Seattle and yet holds some valuable property there. He has displayed good judgment in
making his investments and his enteri)rise and industry have led him into important busi-
ness relations.

On the 27th of April, 191 1, in Spokane, Washington, Mr. Starbird was united in mar-
riage to Miss Marjorie Ruth King, a daughter of John and Mary Ellen King, who are
substantial, honest farming people. Mr. and Mrs. Starbird have a most interesting little
son, John Rex, who is now about four years of age, and who is a most wonderful speci-
men of splendid physical development. He has interested motion picture companies by
his character make-up of the red man, assuming various poses of the Indian with natural
instinct and a proposition has been made to his father by a film corporation to stage a
feature with the boy in the title role. It is said that he will tramp for seven or eight miles
over the hills without showing fatigue.

In his political belief Mr. Starbird is a republican, yet always considers the capability
of the candidate for office. He has belonged to several fraternal organizations but is
identified with none now save the Modern Woodmen. He has membership in the Christian
Science church but believes the golden rule to be a fully adequate standard and principle
of life. At one time he established the Alpine moving picture house with the purpose of
donating to charity every dollar of the net profits of the venture, the avenue of charity
to be determined by the patrons of the house. His contributions to charity in five years
amounted to eighty thousand dollars. He rejoices in his success by reason of the oppor-
tunity it gives him to aid his fellowmen and he is most generous in his purposes and his
acts. His life has been fraught with much good to those about him and he displays sterling
qualities that have brought him prominently before the public as a man of broad humani-
tarian principles as well as marked business ability.


Robert M. Eames was a physician of Seattle whose efforts were largely instrumental
in the establishment and development of the health department of the city. He was born
in Ashtabula, Ohio, in 1865 and passed away on the ist of October, 1907, while on a sailing
vessel off the coast of Chili. His grandparents were early settlers in the Western Reserve
and nearly all of the male members of his family were physicians.

Vol. 111—32


Reared in the city of his nativity, Dr. Eames prepared for a professional career as
a student in the Western Reserve College of Ohio, from which in due time he was gradu-
ated. He at once began practice upon coming to Seattle in March, 1888, and while he
continued in general practice also specialized in the treatment of diseases of the lungs
and heart, in which connection he displayed marked ability. He was also considered the
greatest authority in the state on smallpo.x, and in fact his broad scientific knowledge and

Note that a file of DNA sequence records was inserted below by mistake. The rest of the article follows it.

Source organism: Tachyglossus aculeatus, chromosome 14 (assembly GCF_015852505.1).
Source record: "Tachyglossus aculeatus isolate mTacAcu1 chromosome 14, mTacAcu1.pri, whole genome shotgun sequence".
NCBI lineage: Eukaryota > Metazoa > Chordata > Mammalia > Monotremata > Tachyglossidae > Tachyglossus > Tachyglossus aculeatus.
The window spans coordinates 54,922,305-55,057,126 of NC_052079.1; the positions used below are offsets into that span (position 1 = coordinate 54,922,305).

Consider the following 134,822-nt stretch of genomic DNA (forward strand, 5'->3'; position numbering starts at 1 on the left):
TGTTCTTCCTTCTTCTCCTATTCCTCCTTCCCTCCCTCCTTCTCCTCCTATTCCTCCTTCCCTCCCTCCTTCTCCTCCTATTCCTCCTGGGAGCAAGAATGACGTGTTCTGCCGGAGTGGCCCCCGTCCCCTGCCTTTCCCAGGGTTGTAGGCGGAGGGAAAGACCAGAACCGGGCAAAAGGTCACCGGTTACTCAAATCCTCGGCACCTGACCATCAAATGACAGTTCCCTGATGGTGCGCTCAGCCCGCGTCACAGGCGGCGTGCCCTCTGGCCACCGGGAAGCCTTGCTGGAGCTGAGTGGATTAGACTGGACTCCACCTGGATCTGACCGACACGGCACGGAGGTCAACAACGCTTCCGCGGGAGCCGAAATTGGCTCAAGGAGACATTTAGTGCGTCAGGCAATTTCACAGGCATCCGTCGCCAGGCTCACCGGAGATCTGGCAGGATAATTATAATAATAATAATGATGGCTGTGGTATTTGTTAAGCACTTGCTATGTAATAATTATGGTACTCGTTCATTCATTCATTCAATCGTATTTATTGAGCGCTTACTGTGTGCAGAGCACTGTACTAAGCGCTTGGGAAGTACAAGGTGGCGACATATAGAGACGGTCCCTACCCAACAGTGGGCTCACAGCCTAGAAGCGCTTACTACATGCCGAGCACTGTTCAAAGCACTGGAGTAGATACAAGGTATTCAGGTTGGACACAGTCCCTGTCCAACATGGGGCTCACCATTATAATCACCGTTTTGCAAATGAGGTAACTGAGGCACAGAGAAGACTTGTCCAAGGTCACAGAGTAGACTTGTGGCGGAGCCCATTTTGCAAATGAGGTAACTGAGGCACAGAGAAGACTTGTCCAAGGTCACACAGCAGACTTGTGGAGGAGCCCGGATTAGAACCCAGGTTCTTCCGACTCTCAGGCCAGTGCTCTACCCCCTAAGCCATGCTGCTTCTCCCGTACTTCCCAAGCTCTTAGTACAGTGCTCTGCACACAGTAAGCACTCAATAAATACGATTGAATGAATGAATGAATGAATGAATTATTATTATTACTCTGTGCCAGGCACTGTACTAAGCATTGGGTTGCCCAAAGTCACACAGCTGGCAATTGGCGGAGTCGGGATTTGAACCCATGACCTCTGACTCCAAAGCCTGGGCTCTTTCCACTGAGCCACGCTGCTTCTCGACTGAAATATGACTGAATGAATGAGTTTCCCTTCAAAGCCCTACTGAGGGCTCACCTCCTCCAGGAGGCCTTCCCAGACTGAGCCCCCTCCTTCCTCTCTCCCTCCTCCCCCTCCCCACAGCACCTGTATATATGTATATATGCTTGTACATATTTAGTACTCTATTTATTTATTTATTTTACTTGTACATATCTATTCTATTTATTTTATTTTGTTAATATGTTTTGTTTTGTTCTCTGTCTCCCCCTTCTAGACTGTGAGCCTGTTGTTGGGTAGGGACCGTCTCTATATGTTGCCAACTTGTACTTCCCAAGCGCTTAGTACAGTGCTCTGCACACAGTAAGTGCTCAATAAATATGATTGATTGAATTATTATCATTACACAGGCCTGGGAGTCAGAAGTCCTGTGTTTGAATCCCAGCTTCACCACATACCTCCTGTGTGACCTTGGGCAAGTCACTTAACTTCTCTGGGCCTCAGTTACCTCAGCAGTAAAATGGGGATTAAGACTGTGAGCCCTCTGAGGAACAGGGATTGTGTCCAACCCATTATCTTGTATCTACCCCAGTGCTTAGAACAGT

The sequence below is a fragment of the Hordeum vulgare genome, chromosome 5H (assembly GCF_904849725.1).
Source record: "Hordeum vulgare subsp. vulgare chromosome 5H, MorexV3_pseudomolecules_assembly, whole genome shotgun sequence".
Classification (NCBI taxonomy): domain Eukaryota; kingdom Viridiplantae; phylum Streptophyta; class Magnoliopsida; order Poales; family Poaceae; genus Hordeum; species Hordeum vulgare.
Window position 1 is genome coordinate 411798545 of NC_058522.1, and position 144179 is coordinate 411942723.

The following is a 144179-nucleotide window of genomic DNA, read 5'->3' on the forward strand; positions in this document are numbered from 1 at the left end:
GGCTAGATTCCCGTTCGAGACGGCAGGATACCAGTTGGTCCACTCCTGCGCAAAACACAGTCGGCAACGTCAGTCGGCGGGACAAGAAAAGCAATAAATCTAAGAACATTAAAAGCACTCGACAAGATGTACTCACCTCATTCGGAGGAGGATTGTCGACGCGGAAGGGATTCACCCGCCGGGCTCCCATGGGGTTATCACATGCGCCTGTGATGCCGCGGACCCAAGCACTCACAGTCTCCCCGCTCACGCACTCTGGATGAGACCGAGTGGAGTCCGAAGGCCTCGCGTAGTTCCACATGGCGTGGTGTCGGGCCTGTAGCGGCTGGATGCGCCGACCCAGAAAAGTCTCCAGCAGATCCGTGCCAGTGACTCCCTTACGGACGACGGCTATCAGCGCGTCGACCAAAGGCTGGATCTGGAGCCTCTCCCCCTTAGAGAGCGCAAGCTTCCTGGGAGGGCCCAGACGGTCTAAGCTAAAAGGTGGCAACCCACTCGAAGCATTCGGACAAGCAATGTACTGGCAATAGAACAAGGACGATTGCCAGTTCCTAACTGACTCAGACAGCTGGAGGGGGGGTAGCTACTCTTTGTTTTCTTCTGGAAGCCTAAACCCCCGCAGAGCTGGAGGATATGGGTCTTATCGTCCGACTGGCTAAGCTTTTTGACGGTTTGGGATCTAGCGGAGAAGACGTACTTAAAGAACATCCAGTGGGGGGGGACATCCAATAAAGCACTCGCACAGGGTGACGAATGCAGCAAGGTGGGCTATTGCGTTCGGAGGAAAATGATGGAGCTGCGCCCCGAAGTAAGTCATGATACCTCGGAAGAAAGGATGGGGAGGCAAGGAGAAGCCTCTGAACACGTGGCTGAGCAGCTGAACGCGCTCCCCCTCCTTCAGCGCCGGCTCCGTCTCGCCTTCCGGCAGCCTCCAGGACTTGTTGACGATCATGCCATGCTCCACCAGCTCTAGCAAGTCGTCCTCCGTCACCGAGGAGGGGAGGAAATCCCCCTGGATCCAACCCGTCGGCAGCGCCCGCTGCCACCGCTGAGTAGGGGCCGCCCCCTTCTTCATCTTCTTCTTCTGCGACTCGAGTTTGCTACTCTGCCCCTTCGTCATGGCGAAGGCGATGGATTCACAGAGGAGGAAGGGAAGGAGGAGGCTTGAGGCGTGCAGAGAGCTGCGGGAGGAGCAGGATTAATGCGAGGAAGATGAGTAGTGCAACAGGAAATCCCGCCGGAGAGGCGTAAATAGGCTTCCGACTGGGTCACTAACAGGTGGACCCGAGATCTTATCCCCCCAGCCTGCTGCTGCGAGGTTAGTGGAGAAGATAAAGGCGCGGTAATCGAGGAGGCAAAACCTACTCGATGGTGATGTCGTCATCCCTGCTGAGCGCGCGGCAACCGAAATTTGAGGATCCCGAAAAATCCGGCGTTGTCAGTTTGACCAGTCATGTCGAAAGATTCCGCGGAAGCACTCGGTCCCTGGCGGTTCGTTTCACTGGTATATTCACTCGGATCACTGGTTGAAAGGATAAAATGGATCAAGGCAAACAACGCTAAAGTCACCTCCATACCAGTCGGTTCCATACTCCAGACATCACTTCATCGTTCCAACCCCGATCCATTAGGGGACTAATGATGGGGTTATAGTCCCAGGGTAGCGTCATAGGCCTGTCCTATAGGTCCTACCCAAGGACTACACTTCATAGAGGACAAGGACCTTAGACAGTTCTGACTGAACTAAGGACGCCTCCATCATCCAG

marked skill made him one of the foremost physicians of Washington. He was called to
the position of health officer and while acting in that capacity did more than any one
person to build up the department — a work of which he had every reason to be proud.
He also served as pension examiner for eight years and he was a member of the King
County Medical Association.

In Seattle, in 1895, Dr. Eames was united in marriage to Mrs. Ethel Drew, who was
born at New Brunswick, Canada, and came to the west in 1881, at which time the family
home was established at Port Gamble. In 1885 she came to Seattle to attend school. By
her first marriage she had a daughter, Alita Drew.

Dr. Eames attended the Episcopal church and his life was ever guided by high prin-
ciples. He belonged to the Benevolent Protective Order of Elks and the Modern Wood-
men of America, while his political allegiance was given to the republican party. Aside
from serving as health officer for three terms and as pension examiner for eight years he
filled the position of representative in the state legislature for one term and gave careful
consideration to the questions which came up for settlement. He was a man of very strong
character, decided in his opinions and loyal to his honest convictions, yet never aggressive
in expressing his views. His position, however, was never an equivocal one and in his
entire life history can be found no esoteric chapter. His career was as an open book
which all might read and the cliaracter of his interests and activities is indicated in the
fact that he always associated with the best. When death called him it was a matter of the
deepest regret to his mny friends, who yet cherish and revere his memory.


Horace O. Hollenbeck, secretary of the Klickitat Irrigation & Power Company, has
been identified with Seattle since 1S84, spending si.x years of his early residence in the

Online LibraryClarence BagleyHistory of Seattle from the earliest settlement to the present time (Volume 3) → online text (page 88 of 142)